By causing price increases throughout an economy, rising oil prices take money out of the pockets of consumers and businesses. Economists therefore view oil price hikes as a “tax,” in effect, that can depress an already weak economy. Surges in oil prices were followed by recessions or stagflation – a period of inflation combined with low growth and high unemployment – in the 1970s.

In addition to oil, rising wages can also cause cost-push inflation, as can depreciation in a country’s currency. As the currency depreciates, it becomes more expensive to purchase imported goods - so costs rise - which puts upward pressure on prices overall. Over the long term, currencies of countries with higher inflation rates tend to depreciate relative to those with lower rates. Because inflation erodes the value of investment returns over time, investors may shift their money to markets with lower inflation rates.

Unlike cost-push inflation, demand-pull inflation occurs when aggregate demand in an economy rises too quickly. This can occur if a central bank rapidly increases the money supply without a corresponding increase in the production of goods and service. Demand outstrips supply, leading to an increase in prices.

How can inflation be controlled?

Central banks, such as the U.S. Federal Reserve, European Central Bank (ECB), the Bank of Japan (BoJ) or the Bank of England (BoE) attempt to control inflation by regulating the pace of economic activity. They usually try to affect economic activity by raising and lowering short-term interest rates.

Lowering short-term rates encourages banks to borrow from a central bank and from each other, effectively increasing the money supply within the economy. Banks, in turn, make more loans to businesses and consumers, which stimulates spending and overall economic activity. As economic growth picks up, inflation generally increases. Raising short-term rates has the opposite effect: it discourages borrowing, decreases the money supply, dampens economic activity and subdues inflation.

Management of the money supply by central banks in their home regions is known as monetary policy. Raising and lowering interest rates is the most common way of implementing monetary policy. However, a central bank can also tighten or relax banks’ reserve requirements. Banks must hold a percentage of their deposits with the central bank or as cash on hand. Raising the reserve requirements restricts banks’ lending capacity, thus slowing economic activity, while easing reserve requirements generally stimulates economic activity.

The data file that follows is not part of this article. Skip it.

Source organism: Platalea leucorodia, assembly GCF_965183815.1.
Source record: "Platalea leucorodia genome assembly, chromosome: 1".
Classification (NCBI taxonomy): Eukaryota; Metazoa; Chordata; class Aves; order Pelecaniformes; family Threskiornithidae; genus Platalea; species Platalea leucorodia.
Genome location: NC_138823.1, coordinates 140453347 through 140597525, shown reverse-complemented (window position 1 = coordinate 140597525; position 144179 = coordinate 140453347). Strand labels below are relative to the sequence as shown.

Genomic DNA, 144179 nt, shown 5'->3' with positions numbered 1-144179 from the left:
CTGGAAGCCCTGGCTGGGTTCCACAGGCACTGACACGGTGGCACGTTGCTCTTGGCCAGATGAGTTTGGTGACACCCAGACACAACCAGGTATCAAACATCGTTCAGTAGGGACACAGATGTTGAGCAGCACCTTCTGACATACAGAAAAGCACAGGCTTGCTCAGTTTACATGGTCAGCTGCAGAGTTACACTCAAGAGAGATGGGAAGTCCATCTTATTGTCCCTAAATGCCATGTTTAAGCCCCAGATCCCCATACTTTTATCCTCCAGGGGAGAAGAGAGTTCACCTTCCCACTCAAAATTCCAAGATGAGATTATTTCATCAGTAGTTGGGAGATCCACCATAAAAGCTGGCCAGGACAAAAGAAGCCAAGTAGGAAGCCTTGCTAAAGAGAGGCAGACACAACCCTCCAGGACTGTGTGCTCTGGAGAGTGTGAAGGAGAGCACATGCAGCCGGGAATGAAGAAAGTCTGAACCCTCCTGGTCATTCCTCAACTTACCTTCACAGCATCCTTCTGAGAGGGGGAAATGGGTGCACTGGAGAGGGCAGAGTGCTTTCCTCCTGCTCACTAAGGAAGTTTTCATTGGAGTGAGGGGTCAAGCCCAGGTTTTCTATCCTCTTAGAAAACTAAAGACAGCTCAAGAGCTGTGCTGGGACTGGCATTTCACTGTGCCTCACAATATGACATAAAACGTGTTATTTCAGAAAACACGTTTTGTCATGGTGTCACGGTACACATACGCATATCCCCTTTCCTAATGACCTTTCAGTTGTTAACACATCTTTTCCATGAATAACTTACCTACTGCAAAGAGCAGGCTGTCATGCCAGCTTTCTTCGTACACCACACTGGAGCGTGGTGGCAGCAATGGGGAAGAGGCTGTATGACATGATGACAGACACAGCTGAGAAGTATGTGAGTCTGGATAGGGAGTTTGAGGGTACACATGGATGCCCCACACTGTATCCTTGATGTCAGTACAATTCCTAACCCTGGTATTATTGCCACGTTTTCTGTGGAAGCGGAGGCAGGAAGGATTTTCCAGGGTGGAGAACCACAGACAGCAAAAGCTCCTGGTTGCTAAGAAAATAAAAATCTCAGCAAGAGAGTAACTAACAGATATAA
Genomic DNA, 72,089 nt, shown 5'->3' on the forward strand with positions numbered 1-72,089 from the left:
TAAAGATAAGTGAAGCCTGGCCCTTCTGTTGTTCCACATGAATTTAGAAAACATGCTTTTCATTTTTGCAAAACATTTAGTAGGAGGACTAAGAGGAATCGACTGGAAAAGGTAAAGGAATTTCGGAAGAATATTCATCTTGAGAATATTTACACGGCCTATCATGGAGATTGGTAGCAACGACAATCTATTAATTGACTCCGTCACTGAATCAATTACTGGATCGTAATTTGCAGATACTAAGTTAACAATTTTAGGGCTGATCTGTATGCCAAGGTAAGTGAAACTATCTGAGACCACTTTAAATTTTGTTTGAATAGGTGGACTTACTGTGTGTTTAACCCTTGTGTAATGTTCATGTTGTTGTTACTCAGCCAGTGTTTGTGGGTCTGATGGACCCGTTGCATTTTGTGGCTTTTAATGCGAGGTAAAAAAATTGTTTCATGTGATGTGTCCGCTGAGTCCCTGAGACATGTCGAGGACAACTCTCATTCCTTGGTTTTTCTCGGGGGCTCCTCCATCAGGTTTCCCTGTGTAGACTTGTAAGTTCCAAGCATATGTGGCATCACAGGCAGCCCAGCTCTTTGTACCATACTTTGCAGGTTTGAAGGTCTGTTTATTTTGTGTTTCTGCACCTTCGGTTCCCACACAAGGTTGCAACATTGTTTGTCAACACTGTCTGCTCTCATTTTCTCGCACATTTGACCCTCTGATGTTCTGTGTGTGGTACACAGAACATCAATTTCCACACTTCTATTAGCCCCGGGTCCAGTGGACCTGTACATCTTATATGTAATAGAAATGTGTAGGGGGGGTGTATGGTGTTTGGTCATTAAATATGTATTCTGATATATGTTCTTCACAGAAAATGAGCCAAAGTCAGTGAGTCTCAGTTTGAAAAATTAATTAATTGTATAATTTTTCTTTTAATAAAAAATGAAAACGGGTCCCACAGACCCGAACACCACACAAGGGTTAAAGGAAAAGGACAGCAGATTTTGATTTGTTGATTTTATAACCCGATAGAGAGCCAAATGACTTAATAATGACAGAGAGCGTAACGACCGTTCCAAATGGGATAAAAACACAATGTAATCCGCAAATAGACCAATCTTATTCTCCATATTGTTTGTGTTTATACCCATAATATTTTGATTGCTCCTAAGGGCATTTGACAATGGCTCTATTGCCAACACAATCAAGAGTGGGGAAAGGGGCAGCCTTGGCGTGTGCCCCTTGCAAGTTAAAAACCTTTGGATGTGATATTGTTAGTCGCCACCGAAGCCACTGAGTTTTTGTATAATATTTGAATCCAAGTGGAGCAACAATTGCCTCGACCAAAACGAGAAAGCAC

A government at times will attempt to fight inflation through fiscal policy. Although not all economists agree on the efficacy of fiscal policy, the government can attempt to fight inflation by raising taxes or reducing spending, thereby putting a damper on economic activity; conversely, it can combat deflation with tax cuts and increased spending designed to stimulate economic activity.

How does inflation affect investment returns?

Inflation poses a “stealth” threat to investors because it chips away at real savings and investment returns. Most investors aim to increase their long-term purchasing power. Inflation puts this goal at risk because investment returns must first keep up with the rate of inflation in order to increase real purchasing power. For example, an investment that returns 2% before inflation in an environment of 3% inflation will actually produce a negative return (−1%) when adjusted for inflation.

If investors do not protect their portfolios, inflation can be harmful to fixed income returns, in particular. Many investors buy fixed income securities because they want a stable income stream, which comes in the form of interest, or coupon, payments. However, because the rate of interest, or coupon, on most fixed income securities remains the same until maturity, the purchasing power of the interest payments declines as inflation rises.